palmeramplant.jpgIn September 2016, Palmer amaranth, Amaranthus palmeri, was initially discovered and confirmed in Minnesota. To date, isolated populations have been documented in first year conservation plantings in Yellow Medicine, Lyon, Douglas and Todd Counties. The Minnesota Department of Agriculture (MDA), University of Minnesota Extension, USDA, landowners and other partners are working to eradicate these infestations before they can spread to new areas.  Efforts to this point have been very successful.  MDA is also working closely with other state, county and federal agencies, the MN Native Seed Industry and several non-profit organizations to regularly sample and test seed sold in the state for presence of Palmer amaranth.

Why the concern?

  • Palmer amaranth is a fast growing weed native to the southwestern United States and northwestern Mexico, and has spread east and north through a variety of pathways including contaminated seed, hay, livestock feed and agricultural equipment. It has developed resistance to multiple classes of herbicides and their different modes of action, making it very difficult and expensive to control. Palmer amaranth is a prolific seed producer. Up to 250,000 seeds can come from one plant. It is also highly competitive.
  • It has a fast growth rate of 2- 3 inches per day and commonly reaches heights of 6- 8 feet, greatly inhibiting crop growth. Reported yield losses have been up to 91% in corn and 79% in soybean in some states. The weed can also significantly increase production costs for corn, soybean, and other crops.

What is the weed's legal status in Minnesota?

  • Since 2014, Palmer amaranth has been listed on Minnesota’s Prohibited Noxious Weed Eradicate List. All above and below ground parts of the plant must be destroyed. Additionally, no transportation, propagation, or sale of this plant is allowed. Failure to comply may result in enforcement action by the county or local municipality. More info on noxious weeds can be found on the MDA website.
  • In November 2016, the Commissioner of Agriculture listed Palmer amaranth as a Prohibited Weed Seed. This means no Palmer amaranth seed is allowed in any seed offered for sale in the state. This includes agricultural, vegetable, flower, tree, shrub, native grass, and forb seeds sold in Minnesota. Visit the MDA's website for more information on seed regulations in Minnesota.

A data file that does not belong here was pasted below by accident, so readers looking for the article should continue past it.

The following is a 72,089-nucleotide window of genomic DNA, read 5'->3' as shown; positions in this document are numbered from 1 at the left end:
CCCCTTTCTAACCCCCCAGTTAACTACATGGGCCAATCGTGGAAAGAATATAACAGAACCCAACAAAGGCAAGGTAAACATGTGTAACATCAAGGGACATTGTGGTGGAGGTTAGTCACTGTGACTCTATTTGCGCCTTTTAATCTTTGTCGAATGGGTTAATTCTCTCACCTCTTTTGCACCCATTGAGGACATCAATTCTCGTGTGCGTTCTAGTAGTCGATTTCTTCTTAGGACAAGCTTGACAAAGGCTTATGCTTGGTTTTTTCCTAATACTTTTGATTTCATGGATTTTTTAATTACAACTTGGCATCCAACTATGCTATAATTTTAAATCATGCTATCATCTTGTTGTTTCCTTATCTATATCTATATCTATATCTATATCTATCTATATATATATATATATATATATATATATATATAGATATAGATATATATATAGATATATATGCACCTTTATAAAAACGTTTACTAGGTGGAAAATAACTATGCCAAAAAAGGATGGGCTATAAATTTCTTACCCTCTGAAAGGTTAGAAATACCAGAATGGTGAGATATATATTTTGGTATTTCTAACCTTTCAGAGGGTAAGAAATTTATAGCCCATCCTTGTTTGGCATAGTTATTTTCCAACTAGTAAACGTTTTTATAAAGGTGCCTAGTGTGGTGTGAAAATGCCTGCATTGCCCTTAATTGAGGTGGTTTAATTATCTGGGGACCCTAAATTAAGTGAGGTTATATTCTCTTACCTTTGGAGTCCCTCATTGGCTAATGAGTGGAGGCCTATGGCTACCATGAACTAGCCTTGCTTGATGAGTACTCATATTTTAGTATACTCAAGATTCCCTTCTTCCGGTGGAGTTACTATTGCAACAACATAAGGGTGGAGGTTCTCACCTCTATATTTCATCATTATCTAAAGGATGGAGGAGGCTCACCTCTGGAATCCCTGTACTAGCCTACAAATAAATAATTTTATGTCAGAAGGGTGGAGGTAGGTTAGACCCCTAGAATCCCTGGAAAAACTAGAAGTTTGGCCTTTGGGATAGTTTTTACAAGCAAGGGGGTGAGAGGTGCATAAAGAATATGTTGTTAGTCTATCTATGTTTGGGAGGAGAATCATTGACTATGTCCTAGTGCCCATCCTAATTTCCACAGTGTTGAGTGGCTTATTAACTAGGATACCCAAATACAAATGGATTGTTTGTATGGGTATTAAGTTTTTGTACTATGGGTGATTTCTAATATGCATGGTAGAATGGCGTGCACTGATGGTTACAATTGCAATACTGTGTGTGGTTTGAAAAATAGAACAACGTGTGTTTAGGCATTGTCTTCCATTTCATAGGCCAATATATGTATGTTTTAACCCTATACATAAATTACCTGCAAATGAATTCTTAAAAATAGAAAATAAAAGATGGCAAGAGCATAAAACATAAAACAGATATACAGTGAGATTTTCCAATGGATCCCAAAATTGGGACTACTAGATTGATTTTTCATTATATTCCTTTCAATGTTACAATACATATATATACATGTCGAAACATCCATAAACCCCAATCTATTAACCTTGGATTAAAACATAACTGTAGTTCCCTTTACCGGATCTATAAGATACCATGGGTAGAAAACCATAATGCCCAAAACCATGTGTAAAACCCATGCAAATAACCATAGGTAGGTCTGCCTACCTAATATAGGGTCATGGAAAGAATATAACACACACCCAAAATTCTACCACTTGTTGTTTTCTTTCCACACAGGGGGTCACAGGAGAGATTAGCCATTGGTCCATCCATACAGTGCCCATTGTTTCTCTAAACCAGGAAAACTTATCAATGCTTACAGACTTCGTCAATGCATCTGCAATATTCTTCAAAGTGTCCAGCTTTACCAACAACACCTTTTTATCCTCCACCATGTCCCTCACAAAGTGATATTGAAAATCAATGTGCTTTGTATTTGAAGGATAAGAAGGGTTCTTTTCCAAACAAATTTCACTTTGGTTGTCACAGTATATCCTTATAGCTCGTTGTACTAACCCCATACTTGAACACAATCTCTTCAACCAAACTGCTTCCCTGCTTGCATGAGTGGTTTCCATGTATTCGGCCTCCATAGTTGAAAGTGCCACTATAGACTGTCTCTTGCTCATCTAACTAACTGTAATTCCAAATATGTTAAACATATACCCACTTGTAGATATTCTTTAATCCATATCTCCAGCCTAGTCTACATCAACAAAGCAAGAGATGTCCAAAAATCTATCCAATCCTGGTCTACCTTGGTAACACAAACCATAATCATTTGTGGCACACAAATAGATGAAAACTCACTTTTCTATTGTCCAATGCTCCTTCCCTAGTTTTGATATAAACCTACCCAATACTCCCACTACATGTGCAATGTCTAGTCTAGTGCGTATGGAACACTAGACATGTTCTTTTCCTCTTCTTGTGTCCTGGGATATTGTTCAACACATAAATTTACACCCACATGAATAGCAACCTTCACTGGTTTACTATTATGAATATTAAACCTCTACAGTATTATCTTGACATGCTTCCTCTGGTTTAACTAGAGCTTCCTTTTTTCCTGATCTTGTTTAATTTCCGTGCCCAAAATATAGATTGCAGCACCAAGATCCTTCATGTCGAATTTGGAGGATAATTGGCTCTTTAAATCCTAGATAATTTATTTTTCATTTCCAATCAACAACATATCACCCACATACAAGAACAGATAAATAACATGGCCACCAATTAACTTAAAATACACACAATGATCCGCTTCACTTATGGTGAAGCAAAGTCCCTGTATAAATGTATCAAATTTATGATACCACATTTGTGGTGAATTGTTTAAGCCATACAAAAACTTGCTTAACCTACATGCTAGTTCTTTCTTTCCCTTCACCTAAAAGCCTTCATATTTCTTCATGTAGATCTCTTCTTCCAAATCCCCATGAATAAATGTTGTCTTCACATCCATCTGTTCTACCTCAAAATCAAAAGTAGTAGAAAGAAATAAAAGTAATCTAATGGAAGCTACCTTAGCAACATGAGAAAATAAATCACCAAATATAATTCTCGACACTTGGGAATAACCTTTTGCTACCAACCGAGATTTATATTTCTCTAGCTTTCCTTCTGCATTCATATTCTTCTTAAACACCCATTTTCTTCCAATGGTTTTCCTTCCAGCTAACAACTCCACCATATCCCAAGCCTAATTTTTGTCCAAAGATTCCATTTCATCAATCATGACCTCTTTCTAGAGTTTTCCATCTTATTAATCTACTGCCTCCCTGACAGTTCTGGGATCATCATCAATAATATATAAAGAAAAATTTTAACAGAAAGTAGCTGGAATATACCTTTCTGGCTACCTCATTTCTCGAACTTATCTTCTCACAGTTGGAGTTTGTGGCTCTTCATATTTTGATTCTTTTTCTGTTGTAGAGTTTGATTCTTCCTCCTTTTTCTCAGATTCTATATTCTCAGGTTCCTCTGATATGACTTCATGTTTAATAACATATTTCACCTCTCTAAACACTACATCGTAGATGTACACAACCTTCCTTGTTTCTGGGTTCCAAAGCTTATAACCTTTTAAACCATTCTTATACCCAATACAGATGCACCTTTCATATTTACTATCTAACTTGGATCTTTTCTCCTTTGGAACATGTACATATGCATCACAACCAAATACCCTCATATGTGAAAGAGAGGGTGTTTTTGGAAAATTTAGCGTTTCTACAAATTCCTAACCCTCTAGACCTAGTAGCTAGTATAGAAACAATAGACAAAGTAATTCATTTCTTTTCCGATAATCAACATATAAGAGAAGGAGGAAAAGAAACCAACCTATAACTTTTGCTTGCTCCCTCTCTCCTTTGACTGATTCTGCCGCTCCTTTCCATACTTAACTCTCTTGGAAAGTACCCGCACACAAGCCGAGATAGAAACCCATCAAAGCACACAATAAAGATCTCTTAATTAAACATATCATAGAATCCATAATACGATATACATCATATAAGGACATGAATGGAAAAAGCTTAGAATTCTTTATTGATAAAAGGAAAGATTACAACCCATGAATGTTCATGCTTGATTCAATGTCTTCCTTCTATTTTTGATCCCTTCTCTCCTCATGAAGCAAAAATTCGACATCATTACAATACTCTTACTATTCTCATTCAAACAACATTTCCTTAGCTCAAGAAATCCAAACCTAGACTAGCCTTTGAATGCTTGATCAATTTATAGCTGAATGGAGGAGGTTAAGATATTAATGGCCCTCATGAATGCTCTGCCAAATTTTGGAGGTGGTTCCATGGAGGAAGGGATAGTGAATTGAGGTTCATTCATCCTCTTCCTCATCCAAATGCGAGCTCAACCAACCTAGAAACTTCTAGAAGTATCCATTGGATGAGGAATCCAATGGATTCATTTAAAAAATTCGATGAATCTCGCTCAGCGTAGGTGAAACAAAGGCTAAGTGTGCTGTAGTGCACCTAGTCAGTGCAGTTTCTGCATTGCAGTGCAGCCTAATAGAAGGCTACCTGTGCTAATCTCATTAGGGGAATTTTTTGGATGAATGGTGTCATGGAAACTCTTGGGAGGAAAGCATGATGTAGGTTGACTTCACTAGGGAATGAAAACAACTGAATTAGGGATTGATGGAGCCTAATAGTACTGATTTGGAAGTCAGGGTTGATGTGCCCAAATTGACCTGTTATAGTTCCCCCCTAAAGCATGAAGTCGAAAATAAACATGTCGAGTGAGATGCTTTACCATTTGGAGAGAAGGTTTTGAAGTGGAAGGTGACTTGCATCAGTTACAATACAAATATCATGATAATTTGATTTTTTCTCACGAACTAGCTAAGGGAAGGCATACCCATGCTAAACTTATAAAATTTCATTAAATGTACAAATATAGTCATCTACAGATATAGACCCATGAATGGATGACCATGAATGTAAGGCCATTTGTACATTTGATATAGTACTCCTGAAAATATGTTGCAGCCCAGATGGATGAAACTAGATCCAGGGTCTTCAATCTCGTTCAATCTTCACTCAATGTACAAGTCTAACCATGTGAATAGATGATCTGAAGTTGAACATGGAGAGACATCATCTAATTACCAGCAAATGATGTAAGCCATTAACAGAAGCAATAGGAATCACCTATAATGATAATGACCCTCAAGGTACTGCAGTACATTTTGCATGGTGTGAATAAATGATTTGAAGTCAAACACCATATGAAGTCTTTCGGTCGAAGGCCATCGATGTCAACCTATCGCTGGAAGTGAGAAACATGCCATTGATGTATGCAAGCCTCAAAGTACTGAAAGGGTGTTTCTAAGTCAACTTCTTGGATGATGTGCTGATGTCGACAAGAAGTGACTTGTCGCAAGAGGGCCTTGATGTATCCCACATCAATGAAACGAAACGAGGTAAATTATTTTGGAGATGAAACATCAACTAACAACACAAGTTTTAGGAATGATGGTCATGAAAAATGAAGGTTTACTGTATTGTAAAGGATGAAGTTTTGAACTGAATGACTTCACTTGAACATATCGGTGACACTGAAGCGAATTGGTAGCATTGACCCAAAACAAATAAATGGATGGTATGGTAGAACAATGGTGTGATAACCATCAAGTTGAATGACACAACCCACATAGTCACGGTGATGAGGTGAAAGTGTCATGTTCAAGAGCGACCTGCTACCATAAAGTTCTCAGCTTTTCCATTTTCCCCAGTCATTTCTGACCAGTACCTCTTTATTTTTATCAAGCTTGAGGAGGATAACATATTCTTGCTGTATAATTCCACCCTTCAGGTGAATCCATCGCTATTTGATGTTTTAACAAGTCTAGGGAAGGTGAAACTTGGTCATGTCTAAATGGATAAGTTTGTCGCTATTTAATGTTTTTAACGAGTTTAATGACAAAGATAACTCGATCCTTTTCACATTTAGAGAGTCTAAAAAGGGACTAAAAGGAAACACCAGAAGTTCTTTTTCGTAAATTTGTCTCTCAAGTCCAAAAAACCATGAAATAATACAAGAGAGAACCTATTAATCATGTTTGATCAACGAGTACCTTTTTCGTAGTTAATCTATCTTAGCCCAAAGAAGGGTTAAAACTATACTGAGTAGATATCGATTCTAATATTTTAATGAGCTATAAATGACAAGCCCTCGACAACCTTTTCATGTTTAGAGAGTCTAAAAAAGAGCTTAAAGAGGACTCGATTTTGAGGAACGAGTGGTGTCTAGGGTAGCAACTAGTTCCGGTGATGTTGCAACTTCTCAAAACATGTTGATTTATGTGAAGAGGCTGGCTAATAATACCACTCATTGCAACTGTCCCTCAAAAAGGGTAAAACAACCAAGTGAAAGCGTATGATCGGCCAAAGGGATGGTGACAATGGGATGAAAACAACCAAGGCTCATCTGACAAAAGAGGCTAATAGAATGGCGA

What can you do?

  • Be proactive and prevent Palmer amaranth establishment.  Familiarize yourself with Palmer amaranth identification and actively look for it in crop fields, borders, ditches, conservation lands and around dairies.
  • If you suspect Palmer amaranth on your property, immediately call your local U of M Extension Educator or IPM Specialist, crop consultant and/or the MDA’s Arrest the Pest (888-545-6684) to report locations.
  • AVOID entering areas where Palmer is suspected or confirmed.   If you must enter an infested area, always clean vehicles, equipment, and clothing prior to exiting.
  • If planting grasses and other flower mixes for conservation plantings, use local sources to ensure plants are compatible with Minnesota’s climate and that they come from a reputable source.

How can you identify Palmer amaranth?

  • palmeramhand.jpgPalmer amaranth is a summer annual that commonly reaches heights of 6- 8 feet but, can reach 10 feet or more.
  • The green leaves are smooth and arranged in an alternate pattern that grows symmetrically around the stem. The leaves are oval to diamond-shaped. There may be a small, sharp spine at the leaf tip.
  • The leaves of some Palmer amaranth plants have a whitish V-shaped mark on them. Not all Palmer amaranth plants display this characteristic.
  • There are separate male and female plants.
  • Palmer amaranth looks similar to our native pigweeds such as tall waterhemp (A.  tuberculatus), redroot and smooth pigweeds (A. retroflexus and A. hybridusrespectively). Here are some distinguishing characteristics:
    • Redroot and smooth pigweeds have fine hairs on their stems and leaves. Palmer amaranth and waterhemp do not have these hairs.
    • The petiole (stalk connecting a leaf to the stem) is longer than the length of the leaf. For tall waterhemp, the petiole will be only half the length of the leaf.
    • Seedhead spikes on female Palmer amaranth plants are much taller (up to 3 feet long) and more prickly than waterhemp or redroot and smooth pigweed spikes.

For more information: